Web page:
This has helped the company retain high quality products and services to its clients, even as a new and young company. Furthermore, the company had enough financial support from JGC International. This has enabled the business to take a shorter period of time to settle down and develop a strong business foundation for itself.
Understanding The Nature Of The Customer
The intensity of customer analysis carried out by JGC is influenced by customer’s characteristics. Most of these characteristics, as identified by the company, are; degree of sophistication, degree to which they understand their future requirements, and rate at which their expectations and needs are changing.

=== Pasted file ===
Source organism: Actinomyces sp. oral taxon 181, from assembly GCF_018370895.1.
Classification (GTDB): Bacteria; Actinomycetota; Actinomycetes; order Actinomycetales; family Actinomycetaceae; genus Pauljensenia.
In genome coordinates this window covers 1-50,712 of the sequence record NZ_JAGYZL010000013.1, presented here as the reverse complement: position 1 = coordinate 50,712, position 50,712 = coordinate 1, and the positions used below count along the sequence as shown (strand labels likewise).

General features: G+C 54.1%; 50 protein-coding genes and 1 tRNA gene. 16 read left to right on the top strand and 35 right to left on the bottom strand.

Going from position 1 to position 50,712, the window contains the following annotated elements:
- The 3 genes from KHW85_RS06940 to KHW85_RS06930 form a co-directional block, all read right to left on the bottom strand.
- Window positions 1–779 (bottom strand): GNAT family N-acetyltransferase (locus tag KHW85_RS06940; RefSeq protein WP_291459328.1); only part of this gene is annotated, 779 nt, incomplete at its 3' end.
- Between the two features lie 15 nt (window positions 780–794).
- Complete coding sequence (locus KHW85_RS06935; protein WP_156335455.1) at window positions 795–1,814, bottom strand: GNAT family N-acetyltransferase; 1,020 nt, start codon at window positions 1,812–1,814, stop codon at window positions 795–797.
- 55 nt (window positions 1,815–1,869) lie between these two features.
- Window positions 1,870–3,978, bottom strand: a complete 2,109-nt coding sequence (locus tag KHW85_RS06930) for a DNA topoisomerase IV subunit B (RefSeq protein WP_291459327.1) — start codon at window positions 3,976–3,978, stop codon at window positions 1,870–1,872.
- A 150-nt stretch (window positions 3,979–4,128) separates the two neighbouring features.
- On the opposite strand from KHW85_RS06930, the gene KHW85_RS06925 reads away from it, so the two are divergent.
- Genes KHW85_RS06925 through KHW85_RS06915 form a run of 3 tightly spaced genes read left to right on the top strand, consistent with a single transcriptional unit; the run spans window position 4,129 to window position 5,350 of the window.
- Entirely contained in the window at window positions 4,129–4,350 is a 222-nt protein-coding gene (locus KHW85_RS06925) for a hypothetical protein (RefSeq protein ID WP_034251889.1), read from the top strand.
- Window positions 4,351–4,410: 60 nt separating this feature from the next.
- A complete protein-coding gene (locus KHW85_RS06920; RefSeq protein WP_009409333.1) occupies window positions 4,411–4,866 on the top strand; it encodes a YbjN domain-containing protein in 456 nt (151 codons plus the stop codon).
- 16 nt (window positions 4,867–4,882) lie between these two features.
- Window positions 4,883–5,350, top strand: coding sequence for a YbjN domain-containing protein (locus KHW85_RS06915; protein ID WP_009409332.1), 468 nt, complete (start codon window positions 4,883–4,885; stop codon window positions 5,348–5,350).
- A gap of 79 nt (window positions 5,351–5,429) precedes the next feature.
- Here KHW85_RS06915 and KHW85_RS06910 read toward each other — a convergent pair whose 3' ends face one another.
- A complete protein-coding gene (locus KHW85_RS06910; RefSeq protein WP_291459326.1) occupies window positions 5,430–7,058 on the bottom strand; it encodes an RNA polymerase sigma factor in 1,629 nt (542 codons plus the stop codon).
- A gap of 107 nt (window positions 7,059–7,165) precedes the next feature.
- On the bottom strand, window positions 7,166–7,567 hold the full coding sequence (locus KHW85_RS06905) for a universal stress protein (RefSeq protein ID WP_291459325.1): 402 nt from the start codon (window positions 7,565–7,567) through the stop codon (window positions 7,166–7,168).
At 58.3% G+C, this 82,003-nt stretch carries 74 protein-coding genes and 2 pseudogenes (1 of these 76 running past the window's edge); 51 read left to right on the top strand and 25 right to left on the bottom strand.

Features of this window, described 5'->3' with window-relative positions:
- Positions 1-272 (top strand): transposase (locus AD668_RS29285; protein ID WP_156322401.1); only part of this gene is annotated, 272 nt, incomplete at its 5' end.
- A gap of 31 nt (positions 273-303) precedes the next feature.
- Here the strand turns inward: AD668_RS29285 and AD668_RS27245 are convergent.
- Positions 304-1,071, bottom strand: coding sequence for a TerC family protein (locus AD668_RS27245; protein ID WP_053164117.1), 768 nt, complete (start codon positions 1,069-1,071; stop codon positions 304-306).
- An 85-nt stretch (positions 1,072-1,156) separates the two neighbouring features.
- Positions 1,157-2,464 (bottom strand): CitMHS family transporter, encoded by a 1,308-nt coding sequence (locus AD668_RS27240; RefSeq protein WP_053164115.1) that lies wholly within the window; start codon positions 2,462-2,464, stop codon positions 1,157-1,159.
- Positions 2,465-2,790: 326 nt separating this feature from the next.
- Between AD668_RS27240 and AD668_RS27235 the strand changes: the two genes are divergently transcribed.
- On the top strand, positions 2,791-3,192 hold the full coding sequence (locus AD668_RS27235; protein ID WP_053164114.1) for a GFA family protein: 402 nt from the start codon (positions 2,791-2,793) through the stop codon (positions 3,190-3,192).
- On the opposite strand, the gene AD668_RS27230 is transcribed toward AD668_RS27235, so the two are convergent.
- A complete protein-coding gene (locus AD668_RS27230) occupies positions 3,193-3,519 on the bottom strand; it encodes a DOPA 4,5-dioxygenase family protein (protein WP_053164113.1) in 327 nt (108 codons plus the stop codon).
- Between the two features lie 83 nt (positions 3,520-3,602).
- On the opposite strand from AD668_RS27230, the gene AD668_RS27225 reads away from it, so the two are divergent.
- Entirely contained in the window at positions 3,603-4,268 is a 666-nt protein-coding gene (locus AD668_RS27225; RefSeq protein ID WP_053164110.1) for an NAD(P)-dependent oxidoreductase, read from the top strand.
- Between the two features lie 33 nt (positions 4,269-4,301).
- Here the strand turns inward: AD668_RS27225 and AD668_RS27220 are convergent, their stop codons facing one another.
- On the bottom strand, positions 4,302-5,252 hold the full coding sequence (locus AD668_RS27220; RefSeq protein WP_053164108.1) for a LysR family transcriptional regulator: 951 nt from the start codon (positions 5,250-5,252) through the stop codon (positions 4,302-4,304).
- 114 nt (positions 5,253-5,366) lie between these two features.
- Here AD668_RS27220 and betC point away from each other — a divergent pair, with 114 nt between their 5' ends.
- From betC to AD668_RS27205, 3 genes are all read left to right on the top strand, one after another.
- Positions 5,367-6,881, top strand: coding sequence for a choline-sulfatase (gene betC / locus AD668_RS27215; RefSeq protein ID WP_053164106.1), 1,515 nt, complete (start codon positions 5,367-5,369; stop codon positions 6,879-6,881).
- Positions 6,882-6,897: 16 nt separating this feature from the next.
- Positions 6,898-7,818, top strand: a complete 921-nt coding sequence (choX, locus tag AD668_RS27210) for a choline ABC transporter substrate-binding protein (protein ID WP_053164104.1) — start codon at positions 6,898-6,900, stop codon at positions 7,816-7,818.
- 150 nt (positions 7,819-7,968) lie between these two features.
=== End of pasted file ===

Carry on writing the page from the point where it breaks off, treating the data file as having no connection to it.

As Monden (2000) explains “these three characteristics appear to help determine the benefits that a firm can potentially derive from target costing because they deal with the width, rate of change of location, and ease of predicting the location of survival zones”.
Understanding the customers is particularly beneficial to businesses whose competing environments have smaller survival zones. Locations with such zones are changing rapidly, and businesses need to stay constantly updated on the changes.
Understanding customer satisfaction has enabled JGC to know how sensitive its customers are to differences in functionality, price and quality among other parameters of products in the market.